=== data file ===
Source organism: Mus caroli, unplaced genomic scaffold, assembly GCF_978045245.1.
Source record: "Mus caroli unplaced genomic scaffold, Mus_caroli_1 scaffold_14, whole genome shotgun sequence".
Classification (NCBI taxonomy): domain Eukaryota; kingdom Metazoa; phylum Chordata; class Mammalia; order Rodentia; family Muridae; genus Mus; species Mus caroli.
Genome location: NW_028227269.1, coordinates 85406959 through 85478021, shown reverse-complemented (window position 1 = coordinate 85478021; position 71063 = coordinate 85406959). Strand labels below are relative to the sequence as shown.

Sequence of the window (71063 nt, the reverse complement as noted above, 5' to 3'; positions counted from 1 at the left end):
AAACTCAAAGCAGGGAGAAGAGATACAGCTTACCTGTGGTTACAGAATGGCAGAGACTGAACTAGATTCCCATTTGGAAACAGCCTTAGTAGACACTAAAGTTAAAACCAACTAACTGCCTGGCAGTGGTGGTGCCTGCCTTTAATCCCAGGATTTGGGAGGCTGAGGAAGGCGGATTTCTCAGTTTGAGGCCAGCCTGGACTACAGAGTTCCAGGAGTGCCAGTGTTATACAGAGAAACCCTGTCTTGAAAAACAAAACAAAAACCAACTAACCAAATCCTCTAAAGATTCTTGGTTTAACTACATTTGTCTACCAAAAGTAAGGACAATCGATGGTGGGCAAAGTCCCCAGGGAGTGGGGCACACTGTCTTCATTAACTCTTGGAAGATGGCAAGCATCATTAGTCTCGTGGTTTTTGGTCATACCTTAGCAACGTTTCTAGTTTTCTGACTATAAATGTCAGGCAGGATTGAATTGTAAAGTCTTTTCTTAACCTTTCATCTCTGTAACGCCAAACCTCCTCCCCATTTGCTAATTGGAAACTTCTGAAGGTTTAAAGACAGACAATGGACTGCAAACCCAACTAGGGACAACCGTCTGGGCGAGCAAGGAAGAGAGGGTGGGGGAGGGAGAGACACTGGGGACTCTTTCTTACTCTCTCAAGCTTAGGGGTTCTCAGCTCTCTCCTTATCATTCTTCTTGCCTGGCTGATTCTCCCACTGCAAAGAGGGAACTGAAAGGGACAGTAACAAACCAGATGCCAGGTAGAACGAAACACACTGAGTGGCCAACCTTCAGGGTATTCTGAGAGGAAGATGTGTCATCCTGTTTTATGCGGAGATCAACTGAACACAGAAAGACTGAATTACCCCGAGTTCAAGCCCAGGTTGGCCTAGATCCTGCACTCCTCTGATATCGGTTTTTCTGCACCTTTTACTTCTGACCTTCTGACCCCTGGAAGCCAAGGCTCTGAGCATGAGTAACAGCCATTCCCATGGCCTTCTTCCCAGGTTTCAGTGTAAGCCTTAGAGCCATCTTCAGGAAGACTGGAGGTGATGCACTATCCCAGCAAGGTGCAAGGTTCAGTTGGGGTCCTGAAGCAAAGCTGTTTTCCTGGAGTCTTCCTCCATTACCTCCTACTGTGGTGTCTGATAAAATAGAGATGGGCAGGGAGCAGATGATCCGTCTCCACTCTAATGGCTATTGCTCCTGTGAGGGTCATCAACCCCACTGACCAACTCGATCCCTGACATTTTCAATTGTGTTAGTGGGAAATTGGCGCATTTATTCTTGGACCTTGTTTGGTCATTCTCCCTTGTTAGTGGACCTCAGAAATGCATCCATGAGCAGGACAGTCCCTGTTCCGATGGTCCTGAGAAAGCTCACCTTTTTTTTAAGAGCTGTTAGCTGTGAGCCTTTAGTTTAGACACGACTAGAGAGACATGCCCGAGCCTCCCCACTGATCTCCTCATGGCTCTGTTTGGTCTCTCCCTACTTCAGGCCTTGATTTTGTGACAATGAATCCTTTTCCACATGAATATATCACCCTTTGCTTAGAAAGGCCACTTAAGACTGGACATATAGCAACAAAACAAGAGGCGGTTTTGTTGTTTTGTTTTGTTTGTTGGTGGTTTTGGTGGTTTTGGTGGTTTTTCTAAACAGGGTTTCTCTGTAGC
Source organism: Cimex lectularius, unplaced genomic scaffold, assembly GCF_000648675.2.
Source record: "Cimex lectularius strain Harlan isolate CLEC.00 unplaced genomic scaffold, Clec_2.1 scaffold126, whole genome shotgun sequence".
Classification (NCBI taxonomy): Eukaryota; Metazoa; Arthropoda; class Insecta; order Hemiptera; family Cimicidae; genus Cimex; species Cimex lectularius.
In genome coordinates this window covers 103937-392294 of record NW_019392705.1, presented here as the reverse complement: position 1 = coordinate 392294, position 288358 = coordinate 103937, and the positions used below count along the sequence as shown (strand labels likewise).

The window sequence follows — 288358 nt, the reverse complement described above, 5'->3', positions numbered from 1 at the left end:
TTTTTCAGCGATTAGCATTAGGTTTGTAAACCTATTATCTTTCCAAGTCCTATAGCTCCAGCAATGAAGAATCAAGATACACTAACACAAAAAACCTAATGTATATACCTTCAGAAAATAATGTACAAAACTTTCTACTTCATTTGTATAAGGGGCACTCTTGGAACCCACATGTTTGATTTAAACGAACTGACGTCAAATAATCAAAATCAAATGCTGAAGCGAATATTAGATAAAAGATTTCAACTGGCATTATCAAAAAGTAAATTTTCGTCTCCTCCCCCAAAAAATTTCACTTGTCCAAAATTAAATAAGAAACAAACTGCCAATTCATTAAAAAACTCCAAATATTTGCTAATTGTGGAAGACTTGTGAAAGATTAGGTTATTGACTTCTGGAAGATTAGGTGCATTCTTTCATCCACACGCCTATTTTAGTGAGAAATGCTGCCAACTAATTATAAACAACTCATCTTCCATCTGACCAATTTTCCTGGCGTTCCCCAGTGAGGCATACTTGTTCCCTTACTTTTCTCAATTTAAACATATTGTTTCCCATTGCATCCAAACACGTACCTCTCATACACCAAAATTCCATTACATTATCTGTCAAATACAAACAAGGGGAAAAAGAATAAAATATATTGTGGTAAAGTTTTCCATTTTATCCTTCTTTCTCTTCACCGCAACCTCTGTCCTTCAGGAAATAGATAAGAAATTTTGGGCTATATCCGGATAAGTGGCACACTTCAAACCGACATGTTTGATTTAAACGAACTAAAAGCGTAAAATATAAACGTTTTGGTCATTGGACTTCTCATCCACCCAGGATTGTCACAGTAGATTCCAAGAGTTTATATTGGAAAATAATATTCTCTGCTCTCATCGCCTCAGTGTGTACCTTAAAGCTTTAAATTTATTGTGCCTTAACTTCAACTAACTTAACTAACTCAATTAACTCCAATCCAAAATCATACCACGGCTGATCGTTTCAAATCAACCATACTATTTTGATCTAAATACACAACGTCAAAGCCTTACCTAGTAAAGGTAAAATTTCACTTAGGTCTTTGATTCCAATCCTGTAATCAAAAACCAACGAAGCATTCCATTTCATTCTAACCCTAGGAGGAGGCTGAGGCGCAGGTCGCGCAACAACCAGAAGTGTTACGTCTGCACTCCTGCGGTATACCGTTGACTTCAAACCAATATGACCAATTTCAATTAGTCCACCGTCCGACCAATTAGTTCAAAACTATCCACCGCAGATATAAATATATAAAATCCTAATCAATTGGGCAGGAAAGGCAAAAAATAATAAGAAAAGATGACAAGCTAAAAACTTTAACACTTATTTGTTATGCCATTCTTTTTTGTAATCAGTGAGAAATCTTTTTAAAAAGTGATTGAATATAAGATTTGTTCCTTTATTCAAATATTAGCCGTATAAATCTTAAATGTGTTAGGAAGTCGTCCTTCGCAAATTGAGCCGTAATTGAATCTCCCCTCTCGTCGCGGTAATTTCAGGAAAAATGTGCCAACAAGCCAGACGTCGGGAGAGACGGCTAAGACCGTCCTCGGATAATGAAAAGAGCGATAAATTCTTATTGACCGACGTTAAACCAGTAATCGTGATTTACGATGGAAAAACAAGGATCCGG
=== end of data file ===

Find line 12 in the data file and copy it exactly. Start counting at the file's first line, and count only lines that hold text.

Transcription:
TTTTTCAGCGATTAGCATTAGGTTTGTAAACCTATTATCTTTCCAAGTCCTATAGCTCCAGCAATGAAGAATCAAGATACACTAACACAAAAAACCTAATGTATATACCTTCAGAAAATAATGTACAAAACTTTCTACTTCATTTGTATAAGGGGCACTCTTGGAACCCACATGTTTGATTTAAACGAACTGACGTCAAATAATCAAAATCAAATGCTGAAGCGAATATTAGATAAAAGATTTCAACTGGCATTATCAAAAAGTAAATTTTCGTCTCCTCCCCCAAAAAATTTCACTTGTCCAAAATTAAATAAGAAACAAACTGCCAATTCATTAAAAAACTCCAAATATTTGCTAATTGTGGAAGACTTGTGAAAGATTAGGTTATTGACTTCTGGAAGATTAGGTGCATTCTTTCATCCACACGCCTATTTTAGTGAGAAATGCTGCCAACTAATTATAAACAACTCATCTTCCATCTGACCAATTTTCCTGGCGTTCCCCAGTGAGGCATACTTGTTCCCTTACTTTTCTCAATTTAAACATATTGTTTCCCATTGCATCCAAACACGTACCTCTCATACACCAAAATTCCATTACATTATCTGTCAAATACAAACAAGGGGAAAAAGAATAAAATATATTGTGGTAAAGTTTTCCATTTTATCCTTCTTTCTCTTCACCGCAACCTCTGTCCTTCAGGAAATAGATAAGAAATTTTGGGCTATATCCGGATAAGTGGCACACTTCAAACCGACATGTTTGATTTAAACGAACTAAAAGCGTAAAATATAAACGTTTTGGTCATTGGACTTCTCATCCACCCAGGATTGTCACAGTAGATTCCAAGAGTTTATATTGGAAAATAATATTCTCTGCTCTCATCGCCTCAGTGTGTACCTTAAAGCTTTAAATTTATTGTGCCTTAACTTCAACTAACTTAACTAACTCAATTAACTCCAATCCAAAATCATACCACGGCTGATCGTTTCAAATCAACCATACTATTTTGATCTAAATACACAACGTCAAAGCCTTACCTAGTAAAGGTAAAATTTCACTTAGGTCTTTGATTCCAATCCTGTAATCAAAAACCAACGAAGCATTCCATTTCATTCTAACCCTAGGAGGAGGCTGAGGCGCAGGTCGCGCAACAACCAGAAGTGTTACGTCTGCACTCCTGCGGTATACCGTTGACTTCAAACCAATATGACCAATTTCAATTAGTCCACCGTCCGACCAATTAGTTCAAAACTATCCACCGCAGATATAAATATATAAAATCCTAATCAATTGGGCAGGAAAGGCAAAAAATAATAAGAAAAGATGACAAGCTAAAAACTTTAACACTTATTTGTTATGCCATTCTTTTTTGTAATCAGTGAGAAATCTTTTTAAAAAGTGATTGAATATAAGATTTGTTCCTTTATTCAAATATTAGCCGTATAAATCTTAAATGTGTTAGGAAGTCGTCCTTCGCAAATTGAGCCGTAATTGAATCTCCCCTCTCGTCGCGGTAATTTCAGGAAAAATGTGCCAACAAGCCAGACGTCGGGAGAGACGGCTAAGACCGTCCTCGGATAATGAAAAGAGCGATAAATTCTTATTGACCGACGTTAAACCAGTAATCGTGATTTACGATGGAAAAACAAGGATCCGG